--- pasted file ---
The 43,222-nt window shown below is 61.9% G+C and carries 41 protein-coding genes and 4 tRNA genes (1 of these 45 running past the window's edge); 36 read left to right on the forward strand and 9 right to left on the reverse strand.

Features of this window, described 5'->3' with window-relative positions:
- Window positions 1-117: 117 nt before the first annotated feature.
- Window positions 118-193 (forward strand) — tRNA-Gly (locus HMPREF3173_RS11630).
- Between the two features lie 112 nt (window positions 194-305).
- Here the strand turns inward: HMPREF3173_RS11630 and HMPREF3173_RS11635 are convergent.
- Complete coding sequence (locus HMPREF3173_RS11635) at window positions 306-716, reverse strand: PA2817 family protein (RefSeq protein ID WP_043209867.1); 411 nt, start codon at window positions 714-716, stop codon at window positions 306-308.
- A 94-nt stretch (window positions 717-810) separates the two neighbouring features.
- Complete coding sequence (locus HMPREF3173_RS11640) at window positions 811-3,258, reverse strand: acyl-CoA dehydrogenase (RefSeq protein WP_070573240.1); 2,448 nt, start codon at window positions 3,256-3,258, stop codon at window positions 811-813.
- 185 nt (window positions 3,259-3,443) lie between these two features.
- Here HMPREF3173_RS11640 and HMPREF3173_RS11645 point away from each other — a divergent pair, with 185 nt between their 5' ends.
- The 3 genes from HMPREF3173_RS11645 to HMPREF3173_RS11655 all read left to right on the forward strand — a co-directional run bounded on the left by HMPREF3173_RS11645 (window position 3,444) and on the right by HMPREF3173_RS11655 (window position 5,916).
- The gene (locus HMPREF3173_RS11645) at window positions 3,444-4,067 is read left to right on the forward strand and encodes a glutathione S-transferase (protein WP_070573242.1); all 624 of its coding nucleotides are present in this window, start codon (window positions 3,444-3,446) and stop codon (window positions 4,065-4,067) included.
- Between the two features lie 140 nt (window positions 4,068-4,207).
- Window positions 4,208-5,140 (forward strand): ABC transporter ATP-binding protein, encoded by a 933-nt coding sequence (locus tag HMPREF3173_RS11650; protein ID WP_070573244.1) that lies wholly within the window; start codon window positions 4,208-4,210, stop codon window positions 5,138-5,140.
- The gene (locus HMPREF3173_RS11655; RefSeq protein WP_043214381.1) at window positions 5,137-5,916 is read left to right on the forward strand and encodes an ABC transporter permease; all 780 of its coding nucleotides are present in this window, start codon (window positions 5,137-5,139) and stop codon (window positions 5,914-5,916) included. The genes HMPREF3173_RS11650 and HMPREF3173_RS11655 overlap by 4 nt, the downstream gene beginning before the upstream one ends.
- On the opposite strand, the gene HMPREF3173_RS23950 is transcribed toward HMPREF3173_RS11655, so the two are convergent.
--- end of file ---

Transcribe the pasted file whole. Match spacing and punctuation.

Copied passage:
The 43,222-nt window shown below is 61.9% G+C and carries 41 protein-coding genes and 4 tRNA genes (1 of these 45 running past the window's edge); 36 read left to right on the forward strand and 9 right to left on the reverse strand.

Features of this window, described 5'->3' with window-relative positions:
- Window positions 1-117: 117 nt before the first annotated feature.
- Window positions 118-193 (forward strand) — tRNA-Gly (locus HMPREF3173_RS11630).
- Between the two features lie 112 nt (window positions 194-305).
- Here the strand turns inward: HMPREF3173_RS11630 and HMPREF3173_RS11635 are convergent.
- Complete coding sequence (locus HMPREF3173_RS11635) at window positions 306-716, reverse strand: PA2817 family protein (RefSeq protein ID WP_043209867.1); 411 nt, start codon at window positions 714-716, stop codon at window positions 306-308.
- A 94-nt stretch (window positions 717-810) separates the two neighbouring features.
- Complete coding sequence (locus HMPREF3173_RS11640) at window positions 811-3,258, reverse strand: acyl-CoA dehydrogenase (RefSeq protein WP_070573240.1); 2,448 nt, start codon at window positions 3,256-3,258, stop codon at window positions 811-813.
- 185 nt (window positions 3,259-3,443) lie between these two features.
- Here HMPREF3173_RS11640 and HMPREF3173_RS11645 point away from each other — a divergent pair, with 185 nt between their 5' ends.
- The 3 genes from HMPREF3173_RS11645 to HMPREF3173_RS11655 all read left to right on the forward strand — a co-directional run bounded on the left by HMPREF3173_RS11645 (window position 3,444) and on the right by HMPREF3173_RS11655 (window position 5,916).
- The gene (locus HMPREF3173_RS11645) at window positions 3,444-4,067 is read left to right on the forward strand and encodes a glutathione S-transferase (protein WP_070573242.1); all 624 of its coding nucleotides are present in this window, start codon (window positions 3,444-3,446) and stop codon (window positions 4,065-4,067) included.
- Between the two features lie 140 nt (window positions 4,068-4,207).
- Window positions 4,208-5,140 (forward strand): ABC transporter ATP-binding protein, encoded by a 933-nt coding sequence (locus tag HMPREF3173_RS11650; protein ID WP_070573244.1) that lies wholly within the window; start codon window positions 4,208-4,210, stop codon window positions 5,138-5,140.
- The gene (locus HMPREF3173_RS11655; RefSeq protein WP_043214381.1) at window positions 5,137-5,916 is read left to right on the forward strand and encodes an ABC transporter permease; all 780 of its coding nucleotides are present in this window, start codon (window positions 5,137-5,139) and stop codon (window positions 5,914-5,916) included. The genes HMPREF3173_RS11650 and HMPREF3173_RS11655 overlap by 4 nt, the downstream gene beginning before the upstream one ends.
- On the opposite strand, the gene HMPREF3173_RS23950 is transcribed toward HMPREF3173_RS11655, so the two are convergent.